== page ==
Ordinary Memories of an Extraordinary Man

I was privileged to spend many weeks at Dilgo Khyentse Rinpoche's side, only able to hold my seat because of the affection he lavished upon me and countless others.

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If you put both your hands together side by side, then place them end-to-end, THAT’S how big his hands were. Or so it seemed. And that’s my first memory of Dilgo Khyentse Rinpoche.

The NY Dharmadhatu was the first of Trungpa Rinpoche’s sangha to meet him. My then-husband Fred Ferraris and I helped make a beautiful Brooklyn brownstone monk-friendly. When DKR deposited his massive body on our handmade throne, and it didn’t collapse, everyone rode a loud relief-filled outbreath together.

The sangha had been instructed to never look him straight in the eye, and to bow while inching backwards, eyes averted, out of the room. But we were still babies when it came to the more formal ways of behaving around a vajra master. Plus, I was pretty much of a smartass with the emphasis on the second syllable. When I peeked up at the venerable teacher he waved one of his massive paws and mugged a kind of a Tibetan-clown-howdy. When I returned the same silliness, we giggled like campers after lights out.

Figuring out how to make him breakfast gruel from leftover lamb or beef and rice was as stressful as a Top Chef Quickfire. If you’d like to try it, just grind up the aforementioned ingredients, add chicken broth and something like a pound of salt. When you gag and your body shrivels up like a prune, it’s perfect.

One afternoon, Rinpoche’s saffron-robed monks wanted to see where Fred and I lived. Packed into his beat-up station wagon, we headed across the Verrazano. While driving by one of Staten Island’s most self-aggrandizing Italian cemeteries, Lama Yonten cranked down the window and sang out at the top of his lungs “Commmm-ing!!!!” I’m thinking you really have to be a crusty old Buddhist to get that one.

While he was studying, Khyentse Rinpoche would call me into the room, and I would sit there quietly for several hours at a time. Being of the Sephardic Spilkus School of Meditation, sitting still for so long was quite a challenge. Close to him the space seemed to vibrate with possibility — he was so sweet and generous.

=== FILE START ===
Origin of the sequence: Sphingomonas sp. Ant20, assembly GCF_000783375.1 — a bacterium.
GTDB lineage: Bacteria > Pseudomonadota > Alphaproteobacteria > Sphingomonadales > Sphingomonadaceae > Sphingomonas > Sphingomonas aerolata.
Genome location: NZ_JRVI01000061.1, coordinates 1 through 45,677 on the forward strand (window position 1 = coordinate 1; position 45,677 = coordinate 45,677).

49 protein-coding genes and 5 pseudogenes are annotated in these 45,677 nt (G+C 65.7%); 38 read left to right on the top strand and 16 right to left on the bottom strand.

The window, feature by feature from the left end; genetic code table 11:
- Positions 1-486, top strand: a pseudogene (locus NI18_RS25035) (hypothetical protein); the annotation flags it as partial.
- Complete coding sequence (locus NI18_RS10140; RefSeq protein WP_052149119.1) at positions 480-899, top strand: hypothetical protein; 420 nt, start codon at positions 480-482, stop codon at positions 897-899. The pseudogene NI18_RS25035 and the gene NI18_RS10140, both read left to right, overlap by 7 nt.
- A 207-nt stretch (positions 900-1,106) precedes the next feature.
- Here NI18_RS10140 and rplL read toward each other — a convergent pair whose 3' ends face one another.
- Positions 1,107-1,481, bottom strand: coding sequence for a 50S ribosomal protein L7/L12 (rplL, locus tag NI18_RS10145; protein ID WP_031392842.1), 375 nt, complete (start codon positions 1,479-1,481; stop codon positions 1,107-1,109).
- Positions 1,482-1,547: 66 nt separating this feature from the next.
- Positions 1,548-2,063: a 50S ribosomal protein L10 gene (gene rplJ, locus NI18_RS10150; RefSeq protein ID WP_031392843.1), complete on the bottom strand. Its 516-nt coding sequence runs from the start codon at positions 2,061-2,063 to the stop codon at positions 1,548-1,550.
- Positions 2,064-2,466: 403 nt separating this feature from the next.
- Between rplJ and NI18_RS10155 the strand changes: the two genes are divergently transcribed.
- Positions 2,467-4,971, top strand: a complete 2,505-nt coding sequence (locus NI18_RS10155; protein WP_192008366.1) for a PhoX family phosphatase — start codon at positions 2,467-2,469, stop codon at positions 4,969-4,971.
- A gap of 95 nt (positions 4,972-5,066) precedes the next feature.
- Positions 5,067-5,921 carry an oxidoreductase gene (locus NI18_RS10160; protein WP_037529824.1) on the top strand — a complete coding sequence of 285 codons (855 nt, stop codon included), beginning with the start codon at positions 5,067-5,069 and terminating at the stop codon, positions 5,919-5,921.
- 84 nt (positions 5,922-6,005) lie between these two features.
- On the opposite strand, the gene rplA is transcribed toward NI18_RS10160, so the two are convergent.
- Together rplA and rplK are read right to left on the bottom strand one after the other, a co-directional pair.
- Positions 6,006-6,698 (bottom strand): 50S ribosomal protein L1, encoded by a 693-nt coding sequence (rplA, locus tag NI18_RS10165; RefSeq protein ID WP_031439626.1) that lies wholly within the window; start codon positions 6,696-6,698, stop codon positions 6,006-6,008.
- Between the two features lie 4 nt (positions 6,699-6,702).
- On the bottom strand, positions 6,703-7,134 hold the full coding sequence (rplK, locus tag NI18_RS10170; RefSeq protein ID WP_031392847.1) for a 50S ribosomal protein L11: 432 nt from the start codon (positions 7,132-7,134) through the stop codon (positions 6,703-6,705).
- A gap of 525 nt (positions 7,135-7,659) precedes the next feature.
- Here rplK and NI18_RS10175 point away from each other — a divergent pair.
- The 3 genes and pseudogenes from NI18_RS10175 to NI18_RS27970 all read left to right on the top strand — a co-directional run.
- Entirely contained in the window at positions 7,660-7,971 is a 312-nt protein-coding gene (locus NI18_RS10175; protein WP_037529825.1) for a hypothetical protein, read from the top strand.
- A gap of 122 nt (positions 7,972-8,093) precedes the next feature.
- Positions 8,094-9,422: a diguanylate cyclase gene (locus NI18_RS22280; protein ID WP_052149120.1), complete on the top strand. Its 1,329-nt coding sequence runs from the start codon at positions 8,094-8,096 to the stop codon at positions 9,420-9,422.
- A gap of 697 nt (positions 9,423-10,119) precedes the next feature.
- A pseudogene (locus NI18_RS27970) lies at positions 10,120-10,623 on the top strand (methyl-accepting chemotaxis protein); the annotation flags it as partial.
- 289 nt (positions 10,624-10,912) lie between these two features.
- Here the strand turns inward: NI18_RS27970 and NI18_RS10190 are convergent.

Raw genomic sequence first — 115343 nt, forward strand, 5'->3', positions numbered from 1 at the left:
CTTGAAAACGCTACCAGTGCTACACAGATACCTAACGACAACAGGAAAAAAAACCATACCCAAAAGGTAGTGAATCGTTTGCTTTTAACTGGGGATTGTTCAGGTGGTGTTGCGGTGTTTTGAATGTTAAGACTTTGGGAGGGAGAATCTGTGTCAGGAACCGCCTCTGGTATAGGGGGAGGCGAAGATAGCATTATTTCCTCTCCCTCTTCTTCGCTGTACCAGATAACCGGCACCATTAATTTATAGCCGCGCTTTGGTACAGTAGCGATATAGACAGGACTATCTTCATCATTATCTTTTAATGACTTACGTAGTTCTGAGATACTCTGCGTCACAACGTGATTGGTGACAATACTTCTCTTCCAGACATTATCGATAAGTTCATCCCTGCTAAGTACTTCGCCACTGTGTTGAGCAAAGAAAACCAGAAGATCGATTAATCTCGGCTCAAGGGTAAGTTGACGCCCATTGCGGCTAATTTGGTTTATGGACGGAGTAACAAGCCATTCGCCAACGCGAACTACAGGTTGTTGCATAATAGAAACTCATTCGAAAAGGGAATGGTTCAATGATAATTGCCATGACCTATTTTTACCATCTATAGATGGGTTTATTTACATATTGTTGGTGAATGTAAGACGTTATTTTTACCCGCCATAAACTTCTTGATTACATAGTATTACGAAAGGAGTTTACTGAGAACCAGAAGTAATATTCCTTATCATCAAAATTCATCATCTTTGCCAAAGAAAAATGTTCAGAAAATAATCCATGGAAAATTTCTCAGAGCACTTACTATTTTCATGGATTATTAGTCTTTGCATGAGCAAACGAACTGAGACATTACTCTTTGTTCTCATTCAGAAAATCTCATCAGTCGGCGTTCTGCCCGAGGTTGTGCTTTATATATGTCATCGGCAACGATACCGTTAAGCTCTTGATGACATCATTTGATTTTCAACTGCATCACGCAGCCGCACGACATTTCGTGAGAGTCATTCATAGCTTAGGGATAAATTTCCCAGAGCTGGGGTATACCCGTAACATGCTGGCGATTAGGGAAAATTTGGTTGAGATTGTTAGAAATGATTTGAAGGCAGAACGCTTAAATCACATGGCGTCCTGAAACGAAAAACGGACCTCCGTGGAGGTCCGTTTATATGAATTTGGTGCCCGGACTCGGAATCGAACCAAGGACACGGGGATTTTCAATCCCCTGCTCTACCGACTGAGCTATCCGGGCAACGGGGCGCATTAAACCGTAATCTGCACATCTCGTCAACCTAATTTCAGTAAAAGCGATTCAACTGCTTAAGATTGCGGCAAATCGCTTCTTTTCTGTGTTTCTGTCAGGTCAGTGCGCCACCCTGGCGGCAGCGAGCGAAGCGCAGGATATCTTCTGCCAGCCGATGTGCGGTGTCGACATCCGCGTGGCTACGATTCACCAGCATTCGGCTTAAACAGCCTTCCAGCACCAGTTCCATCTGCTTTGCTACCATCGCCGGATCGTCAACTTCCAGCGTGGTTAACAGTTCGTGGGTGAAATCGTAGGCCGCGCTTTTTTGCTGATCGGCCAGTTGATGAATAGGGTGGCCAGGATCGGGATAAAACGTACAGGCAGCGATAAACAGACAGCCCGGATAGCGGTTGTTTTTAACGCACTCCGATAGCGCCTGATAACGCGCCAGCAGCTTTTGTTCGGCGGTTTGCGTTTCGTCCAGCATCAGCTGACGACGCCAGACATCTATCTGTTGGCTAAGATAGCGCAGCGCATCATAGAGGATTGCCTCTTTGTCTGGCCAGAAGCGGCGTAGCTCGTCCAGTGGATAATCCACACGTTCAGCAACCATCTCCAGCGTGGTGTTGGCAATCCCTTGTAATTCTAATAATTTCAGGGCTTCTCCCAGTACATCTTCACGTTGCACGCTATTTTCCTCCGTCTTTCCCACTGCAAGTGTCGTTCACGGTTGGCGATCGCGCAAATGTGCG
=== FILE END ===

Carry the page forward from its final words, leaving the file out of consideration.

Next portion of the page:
Probably one of the most touching expressions of Khyentse Rinpoche’s nature was visible in his relationship with children. His big paws were never more tender than when he was helping his grandson Rabjam Rinpoche get dressed or teaching him scriptures. And it was stunning to see how Rinpoche’s affection for the Vidyadhara’s autistic son Taggie, soothed him.

Without a doubt, one of the funniest things ever said in a meditation hall was a crack by Khyentse Rinpoche. He sat reading on his “throne” at Karme Chöling while visitors from all over the US filed in and out, some pausing to meditate in the room for a few minutes. Bhagavan Das, still notoriously be-dredded, plopped himself down at Rinpoche’s “lotus feet.” He knotted himself up in some kind of quadruple lotus, held his hands in a fancy mudra, rolled his eyes back and didn’t move for several hours.

Finally, Rinpoche pointed at Bhagavan Das and whispered something into his Tibetan translator’s ear. They both got hysterical. Of course I begged to be let in on the joke. So the translator leaned over to me and whispered, “Rinpoche say, ‘please turn him over, he’s done on that side.'” 5. When I asked Fred about his memories of Khyentse Rinpoche, he reminded me about the days preceding DKR’s visit when we peppered Trungpa Rinpoche with questions about the Big Guy. “What does he like, should we do this, what about this other stuff?” And the answer every time was a variation of “He couldn’t give a shit.” Finally he said, “Just create a family atmosphere. Keep an eye on things. Don’t let people take advantage.”

Fred also recalled boarding an elevator after a visit to a Manhattan practice center run by a teenage female tulku. As they descended, DKR smiled, leaned over and tugged Fred’s scraggly beard remarking, “You remind me of my grandfather.” (Fred recalls his beard as “resplendent” but alas, he is suffering from resplendent self-delusion.)

Another day, following a tea ceremony at a posh Riverside estate, Rinpoche saw the World Trade Center for the first time. As emphatically instructed, Fred hung a quick louie, parked, and rode with the troop of Tibetans skyward. Atop Manhattan’s highest peak, Rinpoche led his monks to circumambulate the rooftop of one of the twin towers.

And who could forget the time William Burroughs had a complete hissyfit when DKR would not see him RIGHT NOW.

We all have occasional moments of startling clarity. I asked my friend Julie Shean Nowick why I, being such a sucky practitioner, would have such moments. She attributes it to abisheka or transmission, which I guess I never fully understood. But now, it makes a lot of sense. I was privileged to spend many weeks at Dilgo Khyentse Rinpoche’s side, only able to hold my seat because of the affection he lavished upon me and countless others. How blessed we all are to have been accepted as students by loving teachers whose lives were not separate from the enlightenment of the Buddha.

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Wendy Tigerman is bound to her root guru Chögyam Trungpa Rinpoche and teacher Dilgo Khyentse Rinpoche by intense devotion. Likewise she is devoted to the nonseparation of the spiritual and the mundane.